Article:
On each iteration, we can call the getName() method on the selected named range and compare that with our namedRangeName parameter (e.g. ‘DataSet’). If there is a match Find will conclude its iteration and return the current named range.

Once we have our selected named range we can use the setRange() method to update the range (Line 25). This method takes another range construct as an argument (Line 26).

Here we set the start row to our target row in column A and then assign our row depth and column widths we generated earlier in the function.

Including preexisting formulas into the newly inserted row

You may have a scenario where you have some formulas in your sheet that you need to add to your data row when it is added to your Google Sheet.

In our ‘Example 3’ sheet tab, we have added two formula rows to our data set in columns D and E that we want to include in our new row entries.

Adding a row below the header in Google Sheets with a Named Range and formula columns With Apps Script

Let’s take a look at the updated function now:

Here we have included a new optional parameter hasFormulas that is set to false by default. You can set this option to true if you wish to include formulas at the end of your row input. Line 9 

Adding the formulas to the input

We have included an if condition after we created our row on lines 21-27. Here we check if the sheet has formulas at the end. If it does then get the total number of columns in the sheet with the getMaxColumns method.  Line 22

Next, we need to get the ranges for the newly inserted row (rowAbove) and the row below it (rowBelow). We will add one to the row to grab the row below and apply the maxCols variable from line 22 to indicate the width of the range.

Finally, we will copy the row below in its entirety to the row above with the copyTo method.

The format for this method is as follows:


Without any other optional parameters, this method will copy over the formatting and the formulas from the previous range. If the formulas are not set to absolute ranges (with the $ sign) then they will adjust automatically to the new cell range.


While there are probably still some edge cases that these examples don’t cover, I think that they will handle the majority of scenarios that you come across. The examples should also provide you with some understanding of the workings of the code to make your own modifications where you see fit.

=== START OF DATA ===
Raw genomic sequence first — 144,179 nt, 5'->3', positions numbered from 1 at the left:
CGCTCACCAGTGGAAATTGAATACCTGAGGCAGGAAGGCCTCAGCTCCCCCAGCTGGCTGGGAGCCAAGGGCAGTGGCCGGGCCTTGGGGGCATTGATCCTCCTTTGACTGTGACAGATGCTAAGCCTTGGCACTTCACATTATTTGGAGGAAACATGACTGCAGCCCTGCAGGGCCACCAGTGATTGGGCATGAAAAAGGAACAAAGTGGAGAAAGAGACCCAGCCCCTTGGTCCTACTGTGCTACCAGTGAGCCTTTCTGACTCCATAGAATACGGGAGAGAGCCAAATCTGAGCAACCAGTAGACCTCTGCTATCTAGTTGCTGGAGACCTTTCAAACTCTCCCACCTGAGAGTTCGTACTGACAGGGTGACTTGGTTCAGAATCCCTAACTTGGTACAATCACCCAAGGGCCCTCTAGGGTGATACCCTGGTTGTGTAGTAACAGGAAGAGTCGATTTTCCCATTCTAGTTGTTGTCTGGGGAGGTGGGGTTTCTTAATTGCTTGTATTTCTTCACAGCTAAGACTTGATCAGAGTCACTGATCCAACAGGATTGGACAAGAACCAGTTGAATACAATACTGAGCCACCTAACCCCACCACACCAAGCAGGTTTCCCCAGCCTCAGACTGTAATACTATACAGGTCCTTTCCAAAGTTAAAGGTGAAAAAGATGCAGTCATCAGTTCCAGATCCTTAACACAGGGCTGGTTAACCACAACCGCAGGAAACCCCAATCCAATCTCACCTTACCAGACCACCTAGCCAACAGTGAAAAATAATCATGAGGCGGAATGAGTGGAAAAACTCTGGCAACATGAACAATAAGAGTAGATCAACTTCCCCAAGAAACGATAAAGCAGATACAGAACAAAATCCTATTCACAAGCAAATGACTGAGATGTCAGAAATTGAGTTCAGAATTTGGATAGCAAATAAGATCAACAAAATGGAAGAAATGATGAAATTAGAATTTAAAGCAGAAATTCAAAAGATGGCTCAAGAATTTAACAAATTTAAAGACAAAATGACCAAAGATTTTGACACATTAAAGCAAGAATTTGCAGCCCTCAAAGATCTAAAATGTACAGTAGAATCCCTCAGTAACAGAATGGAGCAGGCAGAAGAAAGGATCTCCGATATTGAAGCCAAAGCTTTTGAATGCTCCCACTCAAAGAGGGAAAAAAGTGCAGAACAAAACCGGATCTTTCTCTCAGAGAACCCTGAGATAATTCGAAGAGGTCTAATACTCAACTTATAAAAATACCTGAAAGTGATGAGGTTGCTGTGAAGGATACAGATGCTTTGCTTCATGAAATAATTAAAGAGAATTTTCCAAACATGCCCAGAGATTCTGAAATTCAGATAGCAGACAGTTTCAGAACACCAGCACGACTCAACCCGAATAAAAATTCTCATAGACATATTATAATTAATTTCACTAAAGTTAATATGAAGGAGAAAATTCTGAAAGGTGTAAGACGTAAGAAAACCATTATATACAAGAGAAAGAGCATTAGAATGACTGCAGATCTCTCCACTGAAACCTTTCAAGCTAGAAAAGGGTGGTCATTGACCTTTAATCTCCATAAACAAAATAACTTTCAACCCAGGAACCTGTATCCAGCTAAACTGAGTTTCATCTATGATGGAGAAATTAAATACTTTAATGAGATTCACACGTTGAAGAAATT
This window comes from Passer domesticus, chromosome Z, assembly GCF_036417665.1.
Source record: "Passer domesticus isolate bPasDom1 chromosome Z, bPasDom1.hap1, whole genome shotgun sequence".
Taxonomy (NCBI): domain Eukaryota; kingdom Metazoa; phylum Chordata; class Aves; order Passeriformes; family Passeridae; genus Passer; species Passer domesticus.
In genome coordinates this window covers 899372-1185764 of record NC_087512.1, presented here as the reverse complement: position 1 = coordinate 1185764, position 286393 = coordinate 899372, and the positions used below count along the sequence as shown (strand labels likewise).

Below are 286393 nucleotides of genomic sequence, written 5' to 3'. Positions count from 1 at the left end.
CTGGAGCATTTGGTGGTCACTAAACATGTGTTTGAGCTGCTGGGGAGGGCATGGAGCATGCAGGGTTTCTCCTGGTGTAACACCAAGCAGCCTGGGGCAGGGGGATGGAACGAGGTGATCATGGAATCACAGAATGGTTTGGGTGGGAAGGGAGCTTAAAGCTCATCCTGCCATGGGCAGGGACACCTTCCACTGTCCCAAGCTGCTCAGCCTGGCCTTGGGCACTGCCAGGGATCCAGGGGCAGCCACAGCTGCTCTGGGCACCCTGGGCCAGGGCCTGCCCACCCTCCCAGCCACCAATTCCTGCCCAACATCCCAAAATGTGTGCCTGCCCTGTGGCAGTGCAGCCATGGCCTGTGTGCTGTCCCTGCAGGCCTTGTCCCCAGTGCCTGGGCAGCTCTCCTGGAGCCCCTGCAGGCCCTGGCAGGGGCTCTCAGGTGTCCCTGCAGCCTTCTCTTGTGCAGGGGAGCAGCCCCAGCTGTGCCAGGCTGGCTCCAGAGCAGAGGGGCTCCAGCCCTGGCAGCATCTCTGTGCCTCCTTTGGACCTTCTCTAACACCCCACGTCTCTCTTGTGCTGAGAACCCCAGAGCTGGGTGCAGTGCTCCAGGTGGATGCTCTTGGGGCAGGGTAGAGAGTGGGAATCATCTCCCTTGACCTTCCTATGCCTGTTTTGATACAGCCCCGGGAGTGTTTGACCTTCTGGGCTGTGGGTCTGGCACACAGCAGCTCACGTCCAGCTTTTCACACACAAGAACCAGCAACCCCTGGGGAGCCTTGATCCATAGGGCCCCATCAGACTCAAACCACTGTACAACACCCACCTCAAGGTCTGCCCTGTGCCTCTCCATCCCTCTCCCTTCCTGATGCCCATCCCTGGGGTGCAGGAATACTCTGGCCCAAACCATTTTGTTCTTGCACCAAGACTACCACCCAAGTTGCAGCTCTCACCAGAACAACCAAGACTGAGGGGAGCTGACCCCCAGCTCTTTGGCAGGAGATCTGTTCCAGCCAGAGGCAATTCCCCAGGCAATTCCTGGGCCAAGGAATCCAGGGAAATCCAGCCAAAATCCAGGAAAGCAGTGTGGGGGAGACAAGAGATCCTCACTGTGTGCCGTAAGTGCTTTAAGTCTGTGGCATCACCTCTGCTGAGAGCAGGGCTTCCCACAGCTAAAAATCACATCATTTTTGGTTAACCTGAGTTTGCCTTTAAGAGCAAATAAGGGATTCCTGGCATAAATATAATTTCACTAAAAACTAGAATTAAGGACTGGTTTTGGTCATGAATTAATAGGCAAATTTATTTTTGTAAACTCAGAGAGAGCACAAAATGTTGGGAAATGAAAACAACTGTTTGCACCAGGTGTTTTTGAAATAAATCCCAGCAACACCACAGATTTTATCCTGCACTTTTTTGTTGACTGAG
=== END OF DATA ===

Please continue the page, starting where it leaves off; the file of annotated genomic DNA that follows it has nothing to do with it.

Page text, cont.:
It’s always interesting to hear how you apply the scripts to your own projects. Feel free to comment below.

Further Reading

If you are looking for an alternative approach to adding data to a sheet check out these tutorials:

Looking to learn more about Google Apps Scripts in a more structured format? Udemy has some great courses that can get you from the basics to a real Google Apps Script pro.

Got a more specific problem you need help with, but don’t have the time to develop the skills? Make an enquiry on my 'Hire me!' page. I occasionally pick up projects. Alternatively, Fiverr’s your best bet to find a skilled Google Apps Script developer to solve your problem quickly and professionally. *

*The above affiliate links have been carefully researched to get you to what you specifically need. If you decide to click on one of these links it will cost you just the same as going to the site. If you decide to sign up, I just get a little pocket money to help pay for the costs of running this website.

If you have found the tutorial helpful, why not shout me a coffee ☕? I'd really appreciate it.

Create a Dynamic Password Generator in Google Sheets

I need to create a lot of sample data for tutorials and courses. One of the things that I needed for a recent course I am building was to generate a column containing dummy passwords in Google Sheets. Each password needed to consist of letters, numbers and characters.

Usernames and Passwords in Google SheetsUntil recently, this task would have been relegated to Google Apps Script.

However, with the recent introduction of the LAMBDA function (Well, at the time of writing this anyway), we can do so much more with our Google Sheets.

Before we dive into the formula, it’s important to understand that these ‘passwords’ or random strings of characters are dynamically generated. This means every time you update a cell or reload your Google Sheet the characters in each cell will change.